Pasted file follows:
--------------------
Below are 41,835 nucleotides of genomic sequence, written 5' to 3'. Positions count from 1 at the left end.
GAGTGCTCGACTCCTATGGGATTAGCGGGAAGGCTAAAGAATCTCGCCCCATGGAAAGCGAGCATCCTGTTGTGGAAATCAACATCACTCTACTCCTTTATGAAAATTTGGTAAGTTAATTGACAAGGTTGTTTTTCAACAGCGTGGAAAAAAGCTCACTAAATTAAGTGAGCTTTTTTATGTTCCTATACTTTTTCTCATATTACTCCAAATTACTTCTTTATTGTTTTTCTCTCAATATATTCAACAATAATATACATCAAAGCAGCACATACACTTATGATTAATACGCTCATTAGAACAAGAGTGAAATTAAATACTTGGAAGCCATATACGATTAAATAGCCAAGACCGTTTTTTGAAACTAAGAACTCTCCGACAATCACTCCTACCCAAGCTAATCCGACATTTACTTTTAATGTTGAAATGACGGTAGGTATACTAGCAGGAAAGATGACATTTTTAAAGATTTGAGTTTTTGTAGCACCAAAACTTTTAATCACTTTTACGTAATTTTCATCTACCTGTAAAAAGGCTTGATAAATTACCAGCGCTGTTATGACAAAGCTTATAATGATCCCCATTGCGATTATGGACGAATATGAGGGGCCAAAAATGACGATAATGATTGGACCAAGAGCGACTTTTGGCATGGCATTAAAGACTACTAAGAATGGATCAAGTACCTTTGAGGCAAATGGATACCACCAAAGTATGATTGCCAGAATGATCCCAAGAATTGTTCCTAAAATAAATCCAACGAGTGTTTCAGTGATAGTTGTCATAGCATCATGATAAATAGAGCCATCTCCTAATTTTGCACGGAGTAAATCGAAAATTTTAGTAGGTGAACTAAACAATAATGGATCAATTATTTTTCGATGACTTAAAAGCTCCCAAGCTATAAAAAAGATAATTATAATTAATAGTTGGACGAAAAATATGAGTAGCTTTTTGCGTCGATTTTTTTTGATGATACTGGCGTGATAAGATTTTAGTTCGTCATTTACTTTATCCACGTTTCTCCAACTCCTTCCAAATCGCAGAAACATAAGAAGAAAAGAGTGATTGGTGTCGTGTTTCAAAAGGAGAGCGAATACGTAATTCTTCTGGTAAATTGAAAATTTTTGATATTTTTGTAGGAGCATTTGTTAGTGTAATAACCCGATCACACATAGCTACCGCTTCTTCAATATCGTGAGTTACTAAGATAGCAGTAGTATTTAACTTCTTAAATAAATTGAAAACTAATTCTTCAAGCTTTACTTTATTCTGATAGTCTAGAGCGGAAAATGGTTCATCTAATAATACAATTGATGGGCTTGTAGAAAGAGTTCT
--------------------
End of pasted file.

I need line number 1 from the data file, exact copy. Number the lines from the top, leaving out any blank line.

Below are 41,835 nucleotides of genomic sequence, written 5' to 3'. Positions count from 1 at the left end.